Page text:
It was so peaceful, and I thought about all the children that spent their last day getting ready to learn on these grounds I like to think they're on the lawn still playing, maybe keeping a watchful eye over the middle school down the street, just to make sure.

As the summer winds down, remember the kids and staff at schools. We're going back to our books and our lessons, and hopefully a safe classroom environment. Hug your kids a little closer, and do what you can to make this a good year for them. I know I'll be there in my room, the first day of school, doing that too.



Thursday, July 4, 2019

Greenfield Village 2019

This post is coming just a bit later than I'd like, but oh is it exciting to be on summer vacation again! There's something about staying up late every night...and getting up early to teach and then work on my shop. Really summer break is just another "shift" of work, one that allows me to have a bit more financial freedom with online teaching. But I digress. GREENFIELD!

(Photos of me are from Ken Giorlando of Passion for the Past, the rest are Anneliese)

Image may contain: Kristen Mroz, smiling, standing

This year was absolutely fantastic in a million ways. First, my friend Anneliese, who is the blogger The Young Sewphisticate, drove in and helped out for the weekend. And by helped out, I mean made cookies, tidied our tent bedroom, made the shop amazing, and even saved my Grandma's mirror when the tent went down during a storm. (Everyone was okay; a few people lost items, but no one hurt). Stephen and Allison were my new vendor neighbors who fed me once (heroes) and were fun to hang out with. And of course Mac, Bob, and Janet made for good company.
(I ate most of these)

As per usual, I took no pictures. Anneliese was AMAZING and did that for my shop. The weekend was very busy, and I sold more jewelry than I have in the four years I've been selling at Greenfield Village. While the financial part is a plus (I'm eyeballing a few 19th century dresses on Ebay right now), the best part was having people to hang out with throughout the day. I added new jewelry to the shop too, and I liked the positive response to some of my new research.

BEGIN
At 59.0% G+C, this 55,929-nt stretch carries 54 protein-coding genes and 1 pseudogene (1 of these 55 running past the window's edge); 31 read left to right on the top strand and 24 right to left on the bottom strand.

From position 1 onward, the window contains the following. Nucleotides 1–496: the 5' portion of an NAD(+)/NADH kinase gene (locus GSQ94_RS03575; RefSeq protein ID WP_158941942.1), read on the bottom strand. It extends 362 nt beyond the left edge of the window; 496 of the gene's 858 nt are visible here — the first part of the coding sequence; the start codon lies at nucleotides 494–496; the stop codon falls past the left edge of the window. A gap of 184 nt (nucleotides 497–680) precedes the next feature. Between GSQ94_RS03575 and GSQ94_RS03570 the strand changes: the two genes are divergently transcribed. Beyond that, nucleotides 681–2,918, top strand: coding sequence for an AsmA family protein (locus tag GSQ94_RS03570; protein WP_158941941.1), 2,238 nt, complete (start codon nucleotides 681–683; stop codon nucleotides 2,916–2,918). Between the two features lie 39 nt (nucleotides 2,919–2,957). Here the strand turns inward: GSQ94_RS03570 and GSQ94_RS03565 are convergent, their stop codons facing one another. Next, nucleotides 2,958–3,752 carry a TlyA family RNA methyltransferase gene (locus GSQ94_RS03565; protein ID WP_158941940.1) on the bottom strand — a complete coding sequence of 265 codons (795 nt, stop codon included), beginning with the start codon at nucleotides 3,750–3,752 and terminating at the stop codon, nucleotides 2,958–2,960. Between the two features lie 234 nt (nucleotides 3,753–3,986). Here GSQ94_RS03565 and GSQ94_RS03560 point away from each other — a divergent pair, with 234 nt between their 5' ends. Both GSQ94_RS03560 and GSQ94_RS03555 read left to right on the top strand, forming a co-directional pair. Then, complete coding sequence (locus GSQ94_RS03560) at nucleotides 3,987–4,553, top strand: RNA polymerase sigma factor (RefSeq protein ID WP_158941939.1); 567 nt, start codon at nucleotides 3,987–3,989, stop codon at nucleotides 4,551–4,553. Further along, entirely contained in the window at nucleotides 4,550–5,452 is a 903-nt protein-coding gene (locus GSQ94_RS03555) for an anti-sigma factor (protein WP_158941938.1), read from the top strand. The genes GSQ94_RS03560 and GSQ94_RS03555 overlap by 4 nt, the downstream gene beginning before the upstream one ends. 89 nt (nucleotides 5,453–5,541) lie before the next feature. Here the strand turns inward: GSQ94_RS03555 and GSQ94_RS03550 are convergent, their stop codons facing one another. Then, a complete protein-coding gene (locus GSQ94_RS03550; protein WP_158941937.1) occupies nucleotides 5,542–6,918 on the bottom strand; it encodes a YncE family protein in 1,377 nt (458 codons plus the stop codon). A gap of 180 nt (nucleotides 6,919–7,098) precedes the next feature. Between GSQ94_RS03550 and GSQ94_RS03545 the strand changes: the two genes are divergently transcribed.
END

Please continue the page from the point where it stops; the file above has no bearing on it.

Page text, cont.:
Image may contain: 5 people, including Jillian Drapala, people smiling, people standing and outdoor

Another cool thing; I was able to participate in this year's 21st Michigan group photo! Usually I'm swamped over at the shop. I even sneaked in a few photo bombs...
Image may contain: 4 people, including Rebecca Goodenow and Kristen Mroz, people smiling, child, wedding and outdoor

Since I hang out under my tent fly all weekend, I love when people come to visit. This year my family drove down from Caseville. I was able to spend a little time with my new nephew, Reed. My family is growing bit by bit, and the little fellow is the perfect addition. He's in the stroller in this picture, so I added a more recent one my sister took. I assume that he loved every minute of Greenfield Village and he will join me in reenacting clothes in the future.
Image may contain: 4 people, including Rebecca Goodenow and Kristen Mroz, people smiling, child, wedding and outdoor
Image may contain: 4 people, including Monica Christine, Kristen Mroz and Nick Siegfried, people smiling, people standing and outdoor
Image may contain: 1 person, smiling, baby
Please note this is the biggest picture in the post for...reasons...

So I did actually get a few pictures of Anneliese dancing. And I turned them into a GIF because why not? And I was happy to see her out on the floor; I'm usually pretty tired by Sunday night, so my ballroom participation is usually limited to drinking lemonade and admiring pretty dresses. Still, it was a lot of fun to hang out!

I will count this year at Greenfield Village a smashing success. June was my month off, and now I'm headed right into Conference Preparations. Look for future posts; we have a ton of good changes! 

Be safe out there my fellow history-lovers! 


On My Bookshelf: December

December has been a really rough month. Between what happened in Oxford (not far from where I live...) and just the general pandemic issues,...